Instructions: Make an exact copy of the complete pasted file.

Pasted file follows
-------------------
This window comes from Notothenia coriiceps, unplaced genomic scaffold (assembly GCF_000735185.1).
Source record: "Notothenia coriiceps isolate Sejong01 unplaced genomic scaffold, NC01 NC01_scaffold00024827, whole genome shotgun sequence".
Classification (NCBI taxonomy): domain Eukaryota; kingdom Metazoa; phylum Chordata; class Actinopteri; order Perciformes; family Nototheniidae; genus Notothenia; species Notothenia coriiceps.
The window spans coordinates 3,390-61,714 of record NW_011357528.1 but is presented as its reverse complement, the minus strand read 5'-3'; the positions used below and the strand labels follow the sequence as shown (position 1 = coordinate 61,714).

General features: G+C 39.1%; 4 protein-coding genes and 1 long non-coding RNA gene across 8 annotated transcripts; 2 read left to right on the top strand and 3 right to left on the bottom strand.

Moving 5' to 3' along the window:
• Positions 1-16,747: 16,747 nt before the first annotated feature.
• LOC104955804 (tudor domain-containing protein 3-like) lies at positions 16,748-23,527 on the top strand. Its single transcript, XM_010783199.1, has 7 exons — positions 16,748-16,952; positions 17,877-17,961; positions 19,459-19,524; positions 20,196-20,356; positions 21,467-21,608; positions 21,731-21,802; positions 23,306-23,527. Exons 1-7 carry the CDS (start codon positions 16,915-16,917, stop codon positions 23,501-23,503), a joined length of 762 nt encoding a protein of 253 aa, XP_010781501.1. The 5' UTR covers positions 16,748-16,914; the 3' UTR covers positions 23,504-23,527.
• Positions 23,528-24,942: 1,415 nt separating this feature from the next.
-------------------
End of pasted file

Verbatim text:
This window comes from Notothenia coriiceps, unplaced genomic scaffold (assembly GCF_000735185.1).
Source record: "Notothenia coriiceps isolate Sejong01 unplaced genomic scaffold, NC01 NC01_scaffold00024827, whole genome shotgun sequence".
Classification (NCBI taxonomy): domain Eukaryota; kingdom Metazoa; phylum Chordata; class Actinopteri; order Perciformes; family Nototheniidae; genus Notothenia; species Notothenia coriiceps.
The window spans coordinates 3,390-61,714 of record NW_011357528.1 but is presented as its reverse complement, the minus strand read 5'-3'; the positions used below and the strand labels follow the sequence as shown (position 1 = coordinate 61,714).

General features: G+C 39.1%; 4 protein-coding genes and 1 long non-coding RNA gene across 8 annotated transcripts; 2 read left to right on the top strand and 3 right to left on the bottom strand.

Moving 5' to 3' along the window:
• Positions 1-16,747: 16,747 nt before the first annotated feature.
• LOC104955804 (tudor domain-containing protein 3-like) lies at positions 16,748-23,527 on the top strand. Its single transcript, XM_010783199.1, has 7 exons — positions 16,748-16,952; positions 17,877-17,961; positions 19,459-19,524; positions 20,196-20,356; positions 21,467-21,608; positions 21,731-21,802; positions 23,306-23,527. Exons 1-7 carry the CDS (start codon positions 16,915-16,917, stop codon positions 23,501-23,503), a joined length of 762 nt encoding a protein of 253 aa, XP_010781501.1. The 5' UTR covers positions 16,748-16,914; the 3' UTR covers positions 23,504-23,527.
• Positions 23,528-24,942: 1,415 nt separating this feature from the next.